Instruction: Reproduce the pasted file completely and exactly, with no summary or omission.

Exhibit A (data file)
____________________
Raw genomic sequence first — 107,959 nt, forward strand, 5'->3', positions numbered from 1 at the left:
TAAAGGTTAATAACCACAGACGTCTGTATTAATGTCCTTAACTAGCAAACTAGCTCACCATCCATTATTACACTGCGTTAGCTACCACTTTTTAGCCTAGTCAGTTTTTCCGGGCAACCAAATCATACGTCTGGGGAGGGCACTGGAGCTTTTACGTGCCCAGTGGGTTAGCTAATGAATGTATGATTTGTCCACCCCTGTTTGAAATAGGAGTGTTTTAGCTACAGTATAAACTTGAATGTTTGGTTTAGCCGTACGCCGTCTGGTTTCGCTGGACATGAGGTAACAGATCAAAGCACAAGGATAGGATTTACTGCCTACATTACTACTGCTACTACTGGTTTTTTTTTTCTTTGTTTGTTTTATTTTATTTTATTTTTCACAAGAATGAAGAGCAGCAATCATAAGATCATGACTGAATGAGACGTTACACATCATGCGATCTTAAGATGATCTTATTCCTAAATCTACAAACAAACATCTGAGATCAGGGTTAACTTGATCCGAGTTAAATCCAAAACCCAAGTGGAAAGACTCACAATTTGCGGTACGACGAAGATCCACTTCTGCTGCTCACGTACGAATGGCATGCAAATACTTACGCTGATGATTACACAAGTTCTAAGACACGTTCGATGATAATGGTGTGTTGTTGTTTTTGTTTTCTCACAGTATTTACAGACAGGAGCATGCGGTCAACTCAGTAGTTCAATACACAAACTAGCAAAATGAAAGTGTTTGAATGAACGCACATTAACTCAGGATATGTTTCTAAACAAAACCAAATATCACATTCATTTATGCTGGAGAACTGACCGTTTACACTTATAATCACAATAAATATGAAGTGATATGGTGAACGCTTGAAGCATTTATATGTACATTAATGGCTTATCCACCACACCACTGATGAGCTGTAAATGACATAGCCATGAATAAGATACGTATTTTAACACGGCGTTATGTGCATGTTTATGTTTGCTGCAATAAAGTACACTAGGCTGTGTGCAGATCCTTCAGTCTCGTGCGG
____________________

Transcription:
Raw genomic sequence first — 107,959 nt, forward strand, 5'->3', positions numbered from 1 at the left:
TAAAGGTTAATAACCACAGACGTCTGTATTAATGTCCTTAACTAGCAAACTAGCTCACCATCCATTATTACACTGCGTTAGCTACCACTTTTTAGCCTAGTCAGTTTTTCCGGGCAACCAAATCATACGTCTGGGGAGGGCACTGGAGCTTTTACGTGCCCAGTGGGTTAGCTAATGAATGTATGATTTGTCCACCCCTGTTTGAAATAGGAGTGTTTTAGCTACAGTATAAACTTGAATGTTTGGTTTAGCCGTACGCCGTCTGGTTTCGCTGGACATGAGGTAACAGATCAAAGCACAAGGATAGGATTTACTGCCTACATTACTACTGCTACTACTGGTTTTTTTTTTCTTTGTTTGTTTTATTTTATTTTATTTTTCACAAGAATGAAGAGCAGCAATCATAAGATCATGACTGAATGAGACGTTACACATCATGCGATCTTAAGATGATCTTATTCCTAAATCTACAAACAAACATCTGAGATCAGGGTTAACTTGATCCGAGTTAAATCCAAAACCCAAGTGGAAAGACTCACAATTTGCGGTACGACGAAGATCCACTTCTGCTGCTCACGTACGAATGGCATGCAAATACTTACGCTGATGATTACACAAGTTCTAAGACACGTTCGATGATAATGGTGTGTTGTTGTTTTTGTTTTCTCACAGTATTTACAGACAGGAGCATGCGGTCAACTCAGTAGTTCAATACACAAACTAGCAAAATGAAAGTGTTTGAATGAACGCACATTAACTCAGGATATGTTTCTAAACAAAACCAAATATCACATTCATTTATGCTGGAGAACTGACCGTTTACACTTATAATCACAATAAATATGAAGTGATATGGTGAACGCTTGAAGCATTTATATGTACATTAATGGCTTATCCACCACACCACTGATGAGCTGTAAATGACATAGCCATGAATAAGATACGTATTTTAACACGGCGTTATGTGCATGTTTATGTTTGCTGCAATAAAGTACACTAGGCTGTGTGCAGATCCTTCAGTCTCGTGCGG